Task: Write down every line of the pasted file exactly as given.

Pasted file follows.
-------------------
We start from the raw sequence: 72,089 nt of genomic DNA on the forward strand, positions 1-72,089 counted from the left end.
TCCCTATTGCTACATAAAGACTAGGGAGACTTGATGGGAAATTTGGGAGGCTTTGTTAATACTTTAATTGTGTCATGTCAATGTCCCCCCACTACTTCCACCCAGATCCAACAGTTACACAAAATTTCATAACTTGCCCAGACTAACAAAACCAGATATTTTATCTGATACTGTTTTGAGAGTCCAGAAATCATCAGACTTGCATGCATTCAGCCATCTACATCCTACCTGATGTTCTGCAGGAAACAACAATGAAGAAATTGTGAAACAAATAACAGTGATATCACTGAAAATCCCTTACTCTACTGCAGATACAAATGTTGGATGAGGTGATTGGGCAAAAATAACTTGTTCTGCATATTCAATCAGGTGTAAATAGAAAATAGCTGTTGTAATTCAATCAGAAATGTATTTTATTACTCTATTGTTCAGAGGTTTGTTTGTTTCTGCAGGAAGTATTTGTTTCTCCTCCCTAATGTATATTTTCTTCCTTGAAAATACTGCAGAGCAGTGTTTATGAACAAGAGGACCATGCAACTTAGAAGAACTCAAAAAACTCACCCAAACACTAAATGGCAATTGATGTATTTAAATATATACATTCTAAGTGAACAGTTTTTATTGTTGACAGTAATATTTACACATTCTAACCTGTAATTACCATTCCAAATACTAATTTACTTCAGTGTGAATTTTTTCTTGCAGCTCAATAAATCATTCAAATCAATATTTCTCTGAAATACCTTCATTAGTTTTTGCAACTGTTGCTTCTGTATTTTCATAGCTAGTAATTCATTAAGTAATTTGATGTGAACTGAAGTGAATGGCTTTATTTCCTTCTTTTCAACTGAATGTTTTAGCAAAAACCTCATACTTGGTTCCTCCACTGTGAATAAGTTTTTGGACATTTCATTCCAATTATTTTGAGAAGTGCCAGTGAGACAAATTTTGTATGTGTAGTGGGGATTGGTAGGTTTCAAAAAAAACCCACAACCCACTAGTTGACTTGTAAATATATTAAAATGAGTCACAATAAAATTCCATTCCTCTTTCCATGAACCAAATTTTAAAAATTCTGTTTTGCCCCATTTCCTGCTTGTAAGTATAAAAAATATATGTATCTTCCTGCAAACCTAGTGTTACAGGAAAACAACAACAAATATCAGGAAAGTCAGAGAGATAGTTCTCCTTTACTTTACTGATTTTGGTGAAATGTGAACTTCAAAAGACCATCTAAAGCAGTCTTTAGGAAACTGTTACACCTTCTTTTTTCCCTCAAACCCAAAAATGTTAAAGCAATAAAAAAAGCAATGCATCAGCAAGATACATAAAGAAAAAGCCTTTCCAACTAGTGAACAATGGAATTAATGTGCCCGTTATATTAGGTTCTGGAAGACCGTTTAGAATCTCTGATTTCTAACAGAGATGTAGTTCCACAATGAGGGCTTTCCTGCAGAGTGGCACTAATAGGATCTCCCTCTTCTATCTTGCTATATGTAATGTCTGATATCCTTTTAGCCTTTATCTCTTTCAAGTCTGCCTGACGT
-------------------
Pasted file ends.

We start from the raw sequence: 72,089 nt of genomic DNA on the forward strand, positions 1-72,089 counted from the left end.
TCCCTATTGCTACATAAAGACTAGGGAGACTTGATGGGAAATTTGGGAGGCTTTGTTAATACTTTAATTGTGTCATGTCAATGTCCCCCCACTACTTCCACCCAGATCCAACAGTTACACAAAATTTCATAACTTGCCCAGACTAACAAAACCAGATATTTTATCTGATACTGTTTTGAGAGTCCAGAAATCATCAGACTTGCATGCATTCAGCCATCTACATCCTACCTGATGTTCTGCAGGAAACAACAATGAAGAAATTGTGAAACAAATAACAGTGATATCACTGAAAATCCCTTACTCTACTGCAGATACAAATGTTGGATGAGGTGATTGGGCAAAAATAACTTGTTCTGCATATTCAATCAGGTGTAAATAGAAAATAGCTGTTGTAATTCAATCAGAAATGTATTTTATTACTCTATTGTTCAGAGGTTTGTTTGTTTCTGCAGGAAGTATTTGTTTCTCCTCCCTAATGTATATTTTCTTCCTTGAAAATACTGCAGAGCAGTGTTTATGAACAAGAGGACCATGCAACTTAGAAGAACTCAAAAAACTCACCCAAACACTAAATGGCAATTGATGTATTTAAATATATACATTCTAAGTGAACAGTTTTTATTGTTGACAGTAATATTTACACATTCTAACCTGTAATTACCATTCCAAATACTAATTTACTTCAGTGTGAATTTTTTCTTGCAGCTCAATAAATCATTCAAATCAATATTTCTCTGAAATACCTTCATTAGTTTTTGCAACTGTTGCTTCTGTATTTTCATAGCTAGTAATTCATTAAGTAATTTGATGTGAACTGAAGTGAATGGCTTTATTTCCTTCTTTTCAACTGAATGTTTTAGCAAAAACCTCATACTTGGTTCCTCCACTGTGAATAAGTTTTTGGACATTTCATTCCAATTATTTTGAGAAGTGCCAGTGAGACAAATTTTGTATGTGTAGTGGGGATTGGTAGGTTTCAAAAAAAACCCACAACCCACTAGTTGACTTGTAAATATATTAAAATGAGTCACAATAAAATTCCATTCCTCTTTCCATGAACCAAATTTTAAAAATTCTGTTTTGCCCCATTTCCTGCTTGTAAGTATAAAAAATATATGTATCTTCCTGCAAACCTAGTGTTACAGGAAAACAACAACAAATATCAGGAAAGTCAGAGAGATAGTTCTCCTTTACTTTACTGATTTTGGTGAAATGTGAACTTCAAAAGACCATCTAAAGCAGTCTTTAGGAAACTGTTACACCTTCTTTTTTCCCTCAAACCCAAAAATGTTAAAGCAATAAAAAAAGCAATGCATCAGCAAGATACATAAAGAAAAAGCCTTTCCAACTAGTGAACAATGGAATTAATGTGCCCGTTATATTAGGTTCTGGAAGACCGTTTAGAATCTCTGATTTCTAACAGAGATGTAGTTCCACAATGAGGGCTTTCCTGCAGAGTGGCACTAATAGGATCTCCCTCTTCTATCTTGCTATATGTAATGTCTGATATCCTTTTAGCCTTTATCTCTTTCAAGTCTGCCTGACGT